Managing director Derek Llambias optimistic about Newcastle's financial future
Wednesday 10 October 2012
Newcastle managing director Derek Llambias is confident the events of the past fortnight have helped to secure the long-term future of the club.
During that period, owner Mike Ashley managed to tie up manager Alan Pardew and his coaching staff on eight-year contracts and secure a sponsorship deal with digital finance company wonga.com, part of which will see the name of the stadium revert to St James' Park after a controversial spell as, officially at least, the Sports Direct Arena.
There was disquiet in some quarters yesterday at the club's association with the Wonga brand, but as the dust settled on another interesting day on Tyneside, Llambias was wearing a satisfied smile.
He told the Journal: "It's been a big fortnight - a very big fortnight. For me, it's all about stability.
"To be able to get the coaching staff and the manager on side for eight-year deals, and then complete our sponsorship deal with Wonga, plus the stadium naming rights as part of that - it's a good two weeks, it's a very good two weeks for the club.
"It's all about the season for us now. It's about getting the injuries cleared up - but that's Alan's job. Thank God I don't have to get too involved in that."
Ashley has spent much of the time since he bought the club in May 2007 fighting a head-on battle with fans who have railed at many of his decisions, few as unpopular as the one to change the name of the stadium to include that of his own company.
Tyneside heroes Kevin Keegan and Alan Shearer came and went and in the eyes of many onlooker, were treated shabbily during a disastrous period for the Magpies which included relegation from the Barclays Premier League, and unlikely saviour Chris Hughton was later summarily dispatched amid fears he had taken Newcastle as far as he could.
However, promotion and last season's fifth-placed finish, which secured European football for the first time since Ashley's arrival, along with the implementation of a financial model which has proved hugely successful, have helped to ease a tense relationship.
Nevertheless, there are those who will never forget some of the less popular decisions.
Llambias admitted: "We started off poorly. I came in after the first year, I picked up from there and it's been a difficult, difficult period.
"We have been plugging away, slowly. You don't understand what we have done - we have done a good job. We have been realistic about what this club can do and what it can do in the future.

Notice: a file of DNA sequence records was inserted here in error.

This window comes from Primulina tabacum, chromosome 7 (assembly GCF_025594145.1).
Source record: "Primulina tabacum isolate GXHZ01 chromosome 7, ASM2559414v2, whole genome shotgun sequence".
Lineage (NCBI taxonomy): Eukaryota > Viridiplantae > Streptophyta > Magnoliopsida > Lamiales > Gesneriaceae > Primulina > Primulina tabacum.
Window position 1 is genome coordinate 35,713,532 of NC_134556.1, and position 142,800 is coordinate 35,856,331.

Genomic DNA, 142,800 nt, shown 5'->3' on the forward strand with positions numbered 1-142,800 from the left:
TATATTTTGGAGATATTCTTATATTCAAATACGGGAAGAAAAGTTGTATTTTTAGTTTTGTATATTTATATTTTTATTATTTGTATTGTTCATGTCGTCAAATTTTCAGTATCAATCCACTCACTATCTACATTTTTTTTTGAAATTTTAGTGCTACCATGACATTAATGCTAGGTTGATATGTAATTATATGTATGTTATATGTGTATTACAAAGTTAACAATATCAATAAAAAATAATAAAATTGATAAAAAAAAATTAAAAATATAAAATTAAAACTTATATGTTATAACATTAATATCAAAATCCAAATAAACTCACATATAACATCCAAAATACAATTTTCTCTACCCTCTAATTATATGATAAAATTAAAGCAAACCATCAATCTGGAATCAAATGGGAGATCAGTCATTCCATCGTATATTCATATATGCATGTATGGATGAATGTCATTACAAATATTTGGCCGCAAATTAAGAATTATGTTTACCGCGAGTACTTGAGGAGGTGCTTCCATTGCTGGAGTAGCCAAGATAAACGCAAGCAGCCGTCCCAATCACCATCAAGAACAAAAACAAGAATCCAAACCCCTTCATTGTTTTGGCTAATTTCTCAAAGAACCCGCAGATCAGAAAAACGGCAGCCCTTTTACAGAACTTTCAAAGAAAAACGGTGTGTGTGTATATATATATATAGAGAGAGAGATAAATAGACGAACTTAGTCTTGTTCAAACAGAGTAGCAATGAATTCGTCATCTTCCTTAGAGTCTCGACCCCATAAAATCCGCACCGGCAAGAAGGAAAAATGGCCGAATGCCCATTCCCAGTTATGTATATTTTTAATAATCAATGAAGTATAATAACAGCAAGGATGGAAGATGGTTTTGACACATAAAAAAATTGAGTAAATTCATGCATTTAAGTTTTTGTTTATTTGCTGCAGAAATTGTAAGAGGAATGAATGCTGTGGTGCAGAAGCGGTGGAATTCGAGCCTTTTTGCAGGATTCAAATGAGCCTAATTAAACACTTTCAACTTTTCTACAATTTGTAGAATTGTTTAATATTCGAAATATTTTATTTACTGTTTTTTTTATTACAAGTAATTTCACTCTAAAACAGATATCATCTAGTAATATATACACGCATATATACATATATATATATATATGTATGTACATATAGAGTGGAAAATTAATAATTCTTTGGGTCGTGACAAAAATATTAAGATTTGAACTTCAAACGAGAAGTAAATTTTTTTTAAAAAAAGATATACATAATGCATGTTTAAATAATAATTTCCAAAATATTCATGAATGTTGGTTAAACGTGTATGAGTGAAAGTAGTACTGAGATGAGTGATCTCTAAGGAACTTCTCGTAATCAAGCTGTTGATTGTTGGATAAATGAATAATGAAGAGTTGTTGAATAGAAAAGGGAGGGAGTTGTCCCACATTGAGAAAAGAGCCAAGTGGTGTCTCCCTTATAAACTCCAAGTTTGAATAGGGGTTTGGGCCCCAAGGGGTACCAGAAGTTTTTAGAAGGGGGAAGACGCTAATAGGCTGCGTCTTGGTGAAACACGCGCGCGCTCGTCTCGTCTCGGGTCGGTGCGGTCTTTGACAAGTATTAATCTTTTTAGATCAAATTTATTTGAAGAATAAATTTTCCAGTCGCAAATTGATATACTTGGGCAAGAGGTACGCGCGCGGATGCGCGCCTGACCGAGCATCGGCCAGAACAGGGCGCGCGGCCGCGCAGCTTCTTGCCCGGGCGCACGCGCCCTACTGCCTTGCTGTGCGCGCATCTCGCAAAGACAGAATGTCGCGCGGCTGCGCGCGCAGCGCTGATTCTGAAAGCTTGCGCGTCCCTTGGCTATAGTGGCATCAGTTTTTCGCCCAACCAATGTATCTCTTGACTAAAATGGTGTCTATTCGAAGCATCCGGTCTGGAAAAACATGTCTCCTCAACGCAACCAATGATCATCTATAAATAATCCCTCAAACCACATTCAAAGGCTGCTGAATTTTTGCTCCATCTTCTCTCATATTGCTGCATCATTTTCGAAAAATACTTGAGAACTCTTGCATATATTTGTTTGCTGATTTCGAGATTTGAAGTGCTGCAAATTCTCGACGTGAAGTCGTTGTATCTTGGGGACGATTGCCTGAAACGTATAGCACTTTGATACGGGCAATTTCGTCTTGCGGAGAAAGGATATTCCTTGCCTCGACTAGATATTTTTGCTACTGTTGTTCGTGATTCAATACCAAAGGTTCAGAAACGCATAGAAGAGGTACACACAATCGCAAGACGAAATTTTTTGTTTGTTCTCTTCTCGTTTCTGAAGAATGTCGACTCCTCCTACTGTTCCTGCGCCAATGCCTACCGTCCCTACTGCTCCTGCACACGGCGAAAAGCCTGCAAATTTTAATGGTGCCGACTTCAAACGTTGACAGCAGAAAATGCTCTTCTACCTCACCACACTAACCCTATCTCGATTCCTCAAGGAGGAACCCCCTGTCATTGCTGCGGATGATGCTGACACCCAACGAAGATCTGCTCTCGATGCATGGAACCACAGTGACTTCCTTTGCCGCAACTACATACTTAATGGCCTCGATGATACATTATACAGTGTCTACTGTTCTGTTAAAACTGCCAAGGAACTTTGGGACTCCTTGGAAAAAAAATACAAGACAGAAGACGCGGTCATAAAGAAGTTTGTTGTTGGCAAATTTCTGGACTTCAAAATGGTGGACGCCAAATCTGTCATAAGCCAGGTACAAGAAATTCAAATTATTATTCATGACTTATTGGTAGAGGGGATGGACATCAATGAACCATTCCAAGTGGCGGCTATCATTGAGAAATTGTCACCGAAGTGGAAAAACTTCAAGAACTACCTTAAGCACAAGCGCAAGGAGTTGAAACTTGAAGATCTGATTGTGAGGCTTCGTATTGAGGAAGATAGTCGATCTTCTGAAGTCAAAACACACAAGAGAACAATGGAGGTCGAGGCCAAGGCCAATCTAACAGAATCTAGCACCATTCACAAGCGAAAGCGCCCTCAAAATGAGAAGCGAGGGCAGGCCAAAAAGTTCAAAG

"Financially we are stable and we will get stronger and stronger. You have to understand, we have got an owner who's not used to failure. What we have got now is a very good format moving forward."
Diving in at the deep end is no excuse for shirking the style stakes
Latest in Sport
Luke Shaw arrives a week early for Manchester United pre-season training after cutting short post-World Cup holiday
World Cup 2014: The 50 best players of the World Cup
PornHub begs users to stop uploading video clips of Brazil getting beaten 7-1
Brazil vs Netherlands World Cup 2014: A history of the third-place play-offs
Luis Suarez joins Barcelona: Liverpool and Barca confirm the striker has been sold in £75m, five-year transfer
- 2 PornHub begs users to stop uploading video clips of Brazil getting beaten 7-1
- 3 Why I'm on the brink of burning my Israeli passport
- 4 L'Oreal cuts ties with Belgium supporter Axelle Despiegelaere after hunting trip photographs
- 5 The true Gaza back-story that the Israelis aren’t telling this week
Sustained immigration has not harmed Britons' employment, say government advisers
War is war: Why I stand with Israel
7/7 memorial defaced on anniversary of 2005 attacks with ‘Blair lied thousands died’ graffiti
Australia facing international condemnation after turning around Sri Lankans at sea
Even when it brutalises one of its own teenage citizens, America is helpless against Israel
Socialist Worker called to apologise over ‘vile’ article saying Eton schoolboy Horatio Chapple's death is ‘reason to save the polar bears’